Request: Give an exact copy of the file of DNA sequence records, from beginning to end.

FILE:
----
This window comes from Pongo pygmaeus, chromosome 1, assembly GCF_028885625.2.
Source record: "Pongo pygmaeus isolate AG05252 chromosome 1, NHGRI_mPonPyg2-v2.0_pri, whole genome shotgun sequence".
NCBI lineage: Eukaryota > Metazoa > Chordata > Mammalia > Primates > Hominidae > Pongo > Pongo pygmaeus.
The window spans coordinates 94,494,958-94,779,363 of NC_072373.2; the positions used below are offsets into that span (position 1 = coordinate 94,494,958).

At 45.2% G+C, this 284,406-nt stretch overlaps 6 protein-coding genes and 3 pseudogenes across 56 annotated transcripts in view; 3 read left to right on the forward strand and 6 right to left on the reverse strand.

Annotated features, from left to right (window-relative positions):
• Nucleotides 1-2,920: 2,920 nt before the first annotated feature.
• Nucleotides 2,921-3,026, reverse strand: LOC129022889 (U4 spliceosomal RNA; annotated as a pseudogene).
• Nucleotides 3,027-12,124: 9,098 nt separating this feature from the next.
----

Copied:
This window comes from Pongo pygmaeus, chromosome 1, assembly GCF_028885625.2.
Source record: "Pongo pygmaeus isolate AG05252 chromosome 1, NHGRI_mPonPyg2-v2.0_pri, whole genome shotgun sequence".
NCBI lineage: Eukaryota > Metazoa > Chordata > Mammalia > Primates > Hominidae > Pongo > Pongo pygmaeus.
The window spans coordinates 94,494,958-94,779,363 of NC_072373.2; the positions used below are offsets into that span (position 1 = coordinate 94,494,958).

At 45.2% G+C, this 284,406-nt stretch overlaps 6 protein-coding genes and 3 pseudogenes across 56 annotated transcripts in view; 3 read left to right on the forward strand and 6 right to left on the reverse strand.

Annotated features, from left to right (window-relative positions):
• Nucleotides 1-2,920: 2,920 nt before the first annotated feature.
• Nucleotides 2,921-3,026, reverse strand: LOC129022889 (U4 spliceosomal RNA; annotated as a pseudogene).
• Nucleotides 3,027-12,124: 9,098 nt separating this feature from the next.